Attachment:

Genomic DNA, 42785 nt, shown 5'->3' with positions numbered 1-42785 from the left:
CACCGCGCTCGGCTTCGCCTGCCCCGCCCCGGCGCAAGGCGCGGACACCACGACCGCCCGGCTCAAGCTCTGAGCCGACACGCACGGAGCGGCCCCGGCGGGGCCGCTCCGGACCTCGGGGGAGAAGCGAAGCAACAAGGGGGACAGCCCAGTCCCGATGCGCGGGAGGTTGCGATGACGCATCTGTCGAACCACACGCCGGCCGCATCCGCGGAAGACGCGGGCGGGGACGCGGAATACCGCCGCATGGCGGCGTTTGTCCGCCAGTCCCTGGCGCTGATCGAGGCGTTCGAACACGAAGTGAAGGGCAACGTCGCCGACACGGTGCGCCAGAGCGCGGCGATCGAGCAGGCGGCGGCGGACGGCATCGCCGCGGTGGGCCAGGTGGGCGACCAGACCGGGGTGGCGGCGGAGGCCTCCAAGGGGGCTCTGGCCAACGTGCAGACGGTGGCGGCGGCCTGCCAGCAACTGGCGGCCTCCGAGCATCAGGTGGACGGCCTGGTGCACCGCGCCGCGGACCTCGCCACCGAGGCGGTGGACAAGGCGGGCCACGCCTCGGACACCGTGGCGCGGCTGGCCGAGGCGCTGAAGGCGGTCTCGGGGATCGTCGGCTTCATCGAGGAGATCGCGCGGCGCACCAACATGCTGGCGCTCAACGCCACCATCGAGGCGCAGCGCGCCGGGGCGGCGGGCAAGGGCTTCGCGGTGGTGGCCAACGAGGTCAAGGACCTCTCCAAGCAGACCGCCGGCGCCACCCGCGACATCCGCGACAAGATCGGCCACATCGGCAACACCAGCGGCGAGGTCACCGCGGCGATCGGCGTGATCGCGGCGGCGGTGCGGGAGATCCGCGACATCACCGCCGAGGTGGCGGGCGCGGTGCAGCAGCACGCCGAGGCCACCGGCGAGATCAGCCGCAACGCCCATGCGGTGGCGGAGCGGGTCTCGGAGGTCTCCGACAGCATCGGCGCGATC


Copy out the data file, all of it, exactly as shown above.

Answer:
Genomic DNA, 42785 nt, shown 5'->3' with positions numbered 1-42785 from the left:
CACCGCGCTCGGCTTCGCCTGCCCCGCCCCGGCGCAAGGCGCGGACACCACGACCGCCCGGCTCAAGCTCTGAGCCGACACGCACGGAGCGGCCCCGGCGGGGCCGCTCCGGACCTCGGGGGAGAAGCGAAGCAACAAGGGGGACAGCCCAGTCCCGATGCGCGGGAGGTTGCGATGACGCATCTGTCGAACCACACGCCGGCCGCATCCGCGGAAGACGCGGGCGGGGACGCGGAATACCGCCGCATGGCGGCGTTTGTCCGCCAGTCCCTGGCGCTGATCGAGGCGTTCGAACACGAAGTGAAGGGCAACGTCGCCGACACGGTGCGCCAGAGCGCGGCGATCGAGCAGGCGGCGGCGGACGGCATCGCCGCGGTGGGCCAGGTGGGCGACCAGACCGGGGTGGCGGCGGAGGCCTCCAAGGGGGCTCTGGCCAACGTGCAGACGGTGGCGGCGGCCTGCCAGCAACTGGCGGCCTCCGAGCATCAGGTGGACGGCCTGGTGCACCGCGCCGCGGACCTCGCCACCGAGGCGGTGGACAAGGCGGGCCACGCCTCGGACACCGTGGCGCGGCTGGCCGAGGCGCTGAAGGCGGTCTCGGGGATCGTCGGCTTCATCGAGGAGATCGCGCGGCGCACCAACATGCTGGCGCTCAACGCCACCATCGAGGCGCAGCGCGCCGGGGCGGCGGGCAAGGGCTTCGCGGTGGTGGCCAACGAGGTCAAGGACCTCTCCAAGCAGACCGCCGGCGCCACCCGCGACATCCGCGACAAGATCGGCCACATCGGCAACACCAGCGGCGAGGTCACCGCGGCGATCGGCGTGATCGCGGCGGCGGTGCGGGAGATCCGCGACATCACCGCCGAGGTGGCGGGCGCGGTGCAGCAGCACGCCGAGGCCACCGGCGAGATCAGCCGCAACGCCCATGCGGTGGCGGAGCGGGTCTCGGAGGTCTCCGACAGCATCGGCGCGATC